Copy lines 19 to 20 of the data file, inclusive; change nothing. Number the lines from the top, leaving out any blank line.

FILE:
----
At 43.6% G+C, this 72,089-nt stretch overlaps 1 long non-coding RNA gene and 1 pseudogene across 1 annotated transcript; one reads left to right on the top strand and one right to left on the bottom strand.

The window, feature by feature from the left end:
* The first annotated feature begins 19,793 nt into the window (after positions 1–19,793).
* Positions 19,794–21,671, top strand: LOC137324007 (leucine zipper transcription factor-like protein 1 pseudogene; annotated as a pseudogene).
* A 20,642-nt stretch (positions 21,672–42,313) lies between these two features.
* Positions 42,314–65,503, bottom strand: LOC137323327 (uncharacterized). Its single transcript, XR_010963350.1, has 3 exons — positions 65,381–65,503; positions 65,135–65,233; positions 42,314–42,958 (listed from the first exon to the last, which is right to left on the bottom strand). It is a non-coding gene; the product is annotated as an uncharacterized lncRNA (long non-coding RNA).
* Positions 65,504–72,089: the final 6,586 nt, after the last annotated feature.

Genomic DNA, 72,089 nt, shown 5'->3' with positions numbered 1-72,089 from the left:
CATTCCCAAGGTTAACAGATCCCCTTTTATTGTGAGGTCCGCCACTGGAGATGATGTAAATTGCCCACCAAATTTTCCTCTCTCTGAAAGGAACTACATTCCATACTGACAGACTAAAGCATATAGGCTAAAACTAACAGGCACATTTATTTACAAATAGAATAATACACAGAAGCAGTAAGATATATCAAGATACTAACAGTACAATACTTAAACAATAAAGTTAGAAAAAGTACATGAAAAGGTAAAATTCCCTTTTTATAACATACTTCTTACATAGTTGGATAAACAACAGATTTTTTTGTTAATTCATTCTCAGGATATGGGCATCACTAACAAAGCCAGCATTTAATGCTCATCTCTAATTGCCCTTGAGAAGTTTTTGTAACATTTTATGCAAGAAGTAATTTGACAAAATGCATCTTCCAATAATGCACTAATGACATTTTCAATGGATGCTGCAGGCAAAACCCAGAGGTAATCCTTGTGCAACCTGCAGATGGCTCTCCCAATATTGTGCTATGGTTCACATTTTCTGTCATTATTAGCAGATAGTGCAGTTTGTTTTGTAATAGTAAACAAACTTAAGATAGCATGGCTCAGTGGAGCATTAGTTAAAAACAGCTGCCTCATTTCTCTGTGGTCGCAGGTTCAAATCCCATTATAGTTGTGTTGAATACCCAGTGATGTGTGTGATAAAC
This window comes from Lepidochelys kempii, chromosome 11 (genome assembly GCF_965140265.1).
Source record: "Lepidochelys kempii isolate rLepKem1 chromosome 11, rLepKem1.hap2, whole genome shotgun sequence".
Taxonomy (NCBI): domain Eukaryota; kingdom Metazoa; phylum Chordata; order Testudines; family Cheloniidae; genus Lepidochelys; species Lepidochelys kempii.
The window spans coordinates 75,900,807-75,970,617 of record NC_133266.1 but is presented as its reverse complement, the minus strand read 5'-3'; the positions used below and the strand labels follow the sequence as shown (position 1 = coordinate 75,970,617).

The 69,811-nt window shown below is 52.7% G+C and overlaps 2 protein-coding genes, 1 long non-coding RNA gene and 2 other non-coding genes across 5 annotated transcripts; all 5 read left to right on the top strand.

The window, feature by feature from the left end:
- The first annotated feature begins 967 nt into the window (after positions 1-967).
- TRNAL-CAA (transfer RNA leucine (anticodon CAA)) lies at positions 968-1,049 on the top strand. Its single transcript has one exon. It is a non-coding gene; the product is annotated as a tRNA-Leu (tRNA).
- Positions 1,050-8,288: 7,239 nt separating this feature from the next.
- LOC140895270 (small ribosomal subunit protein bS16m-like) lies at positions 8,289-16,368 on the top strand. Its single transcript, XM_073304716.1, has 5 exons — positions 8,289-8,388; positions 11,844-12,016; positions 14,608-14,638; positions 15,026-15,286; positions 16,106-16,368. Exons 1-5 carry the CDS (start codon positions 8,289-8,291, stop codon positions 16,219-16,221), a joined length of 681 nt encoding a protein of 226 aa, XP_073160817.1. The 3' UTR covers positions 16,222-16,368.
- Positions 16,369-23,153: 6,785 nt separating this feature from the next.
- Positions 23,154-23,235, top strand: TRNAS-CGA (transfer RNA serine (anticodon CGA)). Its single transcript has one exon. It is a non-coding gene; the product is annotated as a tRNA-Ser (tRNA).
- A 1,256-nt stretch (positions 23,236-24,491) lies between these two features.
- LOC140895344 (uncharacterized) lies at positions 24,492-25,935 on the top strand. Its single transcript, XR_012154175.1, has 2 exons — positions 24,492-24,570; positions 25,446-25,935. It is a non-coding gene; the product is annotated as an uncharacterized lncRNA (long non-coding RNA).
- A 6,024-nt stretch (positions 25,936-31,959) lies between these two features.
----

- LOC140895270 (small ribosomal subunit protein bS16m-like) lies at positions 8,289-16,368 on the top strand. Its single transcript, XM_073304716.1, has 5 exons — positions 8,289-8,388; positions 11,844-12,016; positions 14,608-14,638; positions 15,026-15,286; positions 16,106-16,368. Exons 1-5 carry the CDS (start codon positions 8,289-8,291, stop codon positions 16,219-16,221), a joined length of 681 nt encoding a protein of 226 aa, XP_073160817.1. The 3' UTR covers positions 16,222-16,368.
- Positions 16,369-23,153: 6,785 nt separating this feature from the next.